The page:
The Postsecondary Education and Employment Pathways of Minnesota Public High School Graduates: Investigating Opportunity Gaps

Research Rundown Issue: October '19
Publisher: American Institutes for Research
Date Published: September '19


This report examines the postsecondary education and employment pathways of Minnesota public high school graduates one year after high school graduation, as well as their longer-term outcomes six years after graduation. The study found that outcomes diverge across demographic groups in the first year after graduation: students with disabilities, limited English proficiency, Latinx students, and Native American students were most likely not to be employed or enrolled in college. The study also found that six years after high school graduation, 37% had attained a bachelor’s degree or higher, 11% had an associate’s degree, and 4% had a college certificate—leaving 48% with no college credential.

In response to their findings, the report provided several policy recommendations, including expanding access to rigorous high school coursework and more intensive career and college counseling for students of color.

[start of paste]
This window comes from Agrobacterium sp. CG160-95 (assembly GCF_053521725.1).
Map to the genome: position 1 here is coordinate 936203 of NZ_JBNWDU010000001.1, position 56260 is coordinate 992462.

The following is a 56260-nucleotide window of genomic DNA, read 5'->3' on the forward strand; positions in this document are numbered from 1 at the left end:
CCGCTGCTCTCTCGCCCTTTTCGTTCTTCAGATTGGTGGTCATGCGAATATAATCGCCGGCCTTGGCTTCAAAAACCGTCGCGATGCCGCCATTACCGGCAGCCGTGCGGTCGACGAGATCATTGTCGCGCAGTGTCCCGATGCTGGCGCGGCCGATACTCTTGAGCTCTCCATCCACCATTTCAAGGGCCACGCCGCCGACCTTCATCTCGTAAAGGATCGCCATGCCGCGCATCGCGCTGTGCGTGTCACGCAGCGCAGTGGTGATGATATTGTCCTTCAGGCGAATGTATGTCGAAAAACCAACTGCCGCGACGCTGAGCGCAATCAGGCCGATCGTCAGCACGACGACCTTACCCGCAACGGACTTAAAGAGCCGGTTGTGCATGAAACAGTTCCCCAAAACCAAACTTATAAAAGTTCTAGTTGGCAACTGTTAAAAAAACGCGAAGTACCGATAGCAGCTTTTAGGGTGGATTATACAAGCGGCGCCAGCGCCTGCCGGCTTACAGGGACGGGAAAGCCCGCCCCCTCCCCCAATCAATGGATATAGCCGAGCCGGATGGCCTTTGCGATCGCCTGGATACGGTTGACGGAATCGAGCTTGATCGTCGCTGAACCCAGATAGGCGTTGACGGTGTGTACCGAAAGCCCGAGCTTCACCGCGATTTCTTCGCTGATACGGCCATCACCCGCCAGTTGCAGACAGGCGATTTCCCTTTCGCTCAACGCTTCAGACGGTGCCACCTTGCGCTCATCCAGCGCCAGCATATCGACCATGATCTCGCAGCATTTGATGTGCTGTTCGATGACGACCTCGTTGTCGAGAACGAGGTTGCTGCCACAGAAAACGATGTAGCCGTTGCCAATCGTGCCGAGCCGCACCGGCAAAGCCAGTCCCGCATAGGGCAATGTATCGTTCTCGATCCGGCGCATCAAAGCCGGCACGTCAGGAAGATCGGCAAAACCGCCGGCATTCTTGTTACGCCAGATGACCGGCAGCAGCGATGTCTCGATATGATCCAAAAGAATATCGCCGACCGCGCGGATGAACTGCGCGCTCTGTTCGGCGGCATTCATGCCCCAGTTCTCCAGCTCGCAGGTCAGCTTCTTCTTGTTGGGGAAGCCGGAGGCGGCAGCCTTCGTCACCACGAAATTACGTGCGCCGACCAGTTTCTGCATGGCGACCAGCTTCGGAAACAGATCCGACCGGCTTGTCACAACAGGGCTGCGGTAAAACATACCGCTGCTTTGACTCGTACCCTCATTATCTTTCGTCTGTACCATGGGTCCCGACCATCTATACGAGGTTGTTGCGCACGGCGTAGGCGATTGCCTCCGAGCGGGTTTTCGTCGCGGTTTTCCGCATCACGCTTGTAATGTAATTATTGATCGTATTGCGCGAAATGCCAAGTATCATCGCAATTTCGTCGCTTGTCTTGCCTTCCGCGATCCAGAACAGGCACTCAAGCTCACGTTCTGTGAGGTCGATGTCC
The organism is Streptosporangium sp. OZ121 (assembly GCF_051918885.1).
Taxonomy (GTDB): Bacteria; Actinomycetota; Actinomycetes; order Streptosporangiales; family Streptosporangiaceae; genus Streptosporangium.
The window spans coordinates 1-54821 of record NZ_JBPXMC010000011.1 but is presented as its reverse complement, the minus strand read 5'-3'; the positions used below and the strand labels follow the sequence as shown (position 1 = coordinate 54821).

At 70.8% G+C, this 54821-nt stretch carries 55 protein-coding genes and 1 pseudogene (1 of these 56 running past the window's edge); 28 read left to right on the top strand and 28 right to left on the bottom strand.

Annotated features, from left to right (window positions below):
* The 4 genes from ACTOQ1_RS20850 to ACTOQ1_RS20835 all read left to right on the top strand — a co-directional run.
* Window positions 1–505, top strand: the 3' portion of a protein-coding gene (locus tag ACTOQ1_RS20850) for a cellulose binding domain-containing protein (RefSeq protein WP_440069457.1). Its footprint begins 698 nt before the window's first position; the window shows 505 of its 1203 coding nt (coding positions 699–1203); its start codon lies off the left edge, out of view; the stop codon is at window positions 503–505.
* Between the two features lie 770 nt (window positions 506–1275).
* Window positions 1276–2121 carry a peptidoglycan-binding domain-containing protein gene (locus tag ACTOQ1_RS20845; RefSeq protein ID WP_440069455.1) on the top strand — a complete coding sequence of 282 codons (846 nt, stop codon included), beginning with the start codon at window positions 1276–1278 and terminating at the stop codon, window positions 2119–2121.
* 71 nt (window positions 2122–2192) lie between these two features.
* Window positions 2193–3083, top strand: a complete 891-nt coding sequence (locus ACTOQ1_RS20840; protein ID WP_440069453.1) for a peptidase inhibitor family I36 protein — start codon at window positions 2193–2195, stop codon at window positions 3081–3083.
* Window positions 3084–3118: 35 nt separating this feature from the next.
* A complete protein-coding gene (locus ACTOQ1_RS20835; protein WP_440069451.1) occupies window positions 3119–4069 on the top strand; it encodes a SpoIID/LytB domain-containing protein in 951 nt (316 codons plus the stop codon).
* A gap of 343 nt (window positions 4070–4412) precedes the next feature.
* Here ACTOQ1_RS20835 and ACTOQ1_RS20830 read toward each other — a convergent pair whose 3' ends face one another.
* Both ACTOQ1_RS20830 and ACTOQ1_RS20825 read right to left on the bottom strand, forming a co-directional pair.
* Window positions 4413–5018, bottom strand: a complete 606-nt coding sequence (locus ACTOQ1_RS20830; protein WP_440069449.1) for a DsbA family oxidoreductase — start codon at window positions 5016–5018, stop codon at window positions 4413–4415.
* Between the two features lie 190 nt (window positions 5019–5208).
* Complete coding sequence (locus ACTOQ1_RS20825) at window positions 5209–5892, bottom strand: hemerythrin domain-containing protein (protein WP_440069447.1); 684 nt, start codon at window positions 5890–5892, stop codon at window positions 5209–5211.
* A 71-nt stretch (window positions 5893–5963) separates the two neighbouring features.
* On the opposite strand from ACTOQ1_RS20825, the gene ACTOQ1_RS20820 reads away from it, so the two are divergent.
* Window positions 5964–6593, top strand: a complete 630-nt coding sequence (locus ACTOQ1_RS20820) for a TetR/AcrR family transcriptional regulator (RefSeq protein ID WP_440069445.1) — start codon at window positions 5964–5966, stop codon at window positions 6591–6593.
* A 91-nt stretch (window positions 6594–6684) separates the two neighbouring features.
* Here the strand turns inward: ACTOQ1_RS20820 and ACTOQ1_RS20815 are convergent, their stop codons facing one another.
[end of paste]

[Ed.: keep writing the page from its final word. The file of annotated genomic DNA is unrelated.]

Why This Matters in Minnesota

In 2015, the Minnesota legislature passed a law, which set a statewide target that 70% of Minnesota adults ages 25-44 will have attained a postsecondary certificate or degree by 2025.  As of December 2018, we still had a long way to go, with only 61.4% of all Minnesotans holding a postsecondary credential–and significant disparities across lines of race and ethnicity. The new report demonstrates just how much work remains, not only among the adult workforce but also with newer high school graduates still falling far short of the 70% attainment goal. Preparing all students for postsecondary transitions must be a top priority for Minnesota’s E-12 system.

Read the full report